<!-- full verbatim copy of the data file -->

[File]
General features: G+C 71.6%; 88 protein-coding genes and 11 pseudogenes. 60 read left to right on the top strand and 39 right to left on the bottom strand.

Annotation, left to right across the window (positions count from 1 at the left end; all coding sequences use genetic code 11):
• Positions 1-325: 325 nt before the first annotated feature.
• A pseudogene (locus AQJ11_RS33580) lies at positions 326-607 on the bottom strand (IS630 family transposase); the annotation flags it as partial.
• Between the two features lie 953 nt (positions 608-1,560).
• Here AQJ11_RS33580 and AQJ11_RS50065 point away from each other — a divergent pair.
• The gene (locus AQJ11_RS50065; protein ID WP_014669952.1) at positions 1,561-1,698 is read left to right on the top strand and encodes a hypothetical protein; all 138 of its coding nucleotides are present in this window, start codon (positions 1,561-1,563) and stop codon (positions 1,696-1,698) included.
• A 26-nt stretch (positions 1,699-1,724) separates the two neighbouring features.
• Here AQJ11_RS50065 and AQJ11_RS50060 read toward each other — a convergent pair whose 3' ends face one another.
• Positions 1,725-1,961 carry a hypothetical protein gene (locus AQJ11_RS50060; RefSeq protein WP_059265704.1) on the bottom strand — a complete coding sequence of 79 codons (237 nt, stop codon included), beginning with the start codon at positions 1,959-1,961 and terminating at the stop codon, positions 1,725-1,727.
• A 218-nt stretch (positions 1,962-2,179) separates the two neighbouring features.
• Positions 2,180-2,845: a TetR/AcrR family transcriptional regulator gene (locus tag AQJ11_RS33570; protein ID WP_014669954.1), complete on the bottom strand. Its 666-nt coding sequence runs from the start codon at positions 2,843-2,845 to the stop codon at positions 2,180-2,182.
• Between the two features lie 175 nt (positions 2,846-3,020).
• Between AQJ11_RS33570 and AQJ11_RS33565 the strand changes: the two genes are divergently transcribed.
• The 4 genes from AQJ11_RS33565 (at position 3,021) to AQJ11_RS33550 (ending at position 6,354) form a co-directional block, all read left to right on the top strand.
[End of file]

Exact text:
General features: G+C 71.6%; 88 protein-coding genes and 11 pseudogenes. 60 read left to right on the top strand and 39 right to left on the bottom strand.

Annotation, left to right across the window (positions count from 1 at the left end; all coding sequences use genetic code 11):
• Positions 1-325: 325 nt before the first annotated feature.
• A pseudogene (locus AQJ11_RS33580) lies at positions 326-607 on the bottom strand (IS630 family transposase); the annotation flags it as partial.
• Between the two features lie 953 nt (positions 608-1,560).
• Here AQJ11_RS33580 and AQJ11_RS50065 point away from each other — a divergent pair.
• The gene (locus AQJ11_RS50065; protein ID WP_014669952.1) at positions 1,561-1,698 is read left to right on the top strand and encodes a hypothetical protein; all 138 of its coding nucleotides are present in this window, start codon (positions 1,561-1,563) and stop codon (positions 1,696-1,698) included.
• A 26-nt stretch (positions 1,699-1,724) separates the two neighbouring features.
• Here AQJ11_RS50065 and AQJ11_RS50060 read toward each other — a convergent pair whose 3' ends face one another.
• Positions 1,725-1,961 carry a hypothetical protein gene (locus AQJ11_RS50060; RefSeq protein WP_059265704.1) on the bottom strand — a complete coding sequence of 79 codons (237 nt, stop codon included), beginning with the start codon at positions 1,959-1,961 and terminating at the stop codon, positions 1,725-1,727.
• A 218-nt stretch (positions 1,962-2,179) separates the two neighbouring features.
• Positions 2,180-2,845: a TetR/AcrR family transcriptional regulator gene (locus tag AQJ11_RS33570; protein ID WP_014669954.1), complete on the bottom strand. Its 666-nt coding sequence runs from the start codon at positions 2,843-2,845 to the stop codon at positions 2,180-2,182.
• Between the two features lie 175 nt (positions 2,846-3,020).
• Between AQJ11_RS33570 and AQJ11_RS33565 the strand changes: the two genes are divergently transcribed.
• The 4 genes from AQJ11_RS33565 (at position 3,021) to AQJ11_RS33550 (ending at position 6,354) form a co-directional block, all read left to right on the top strand.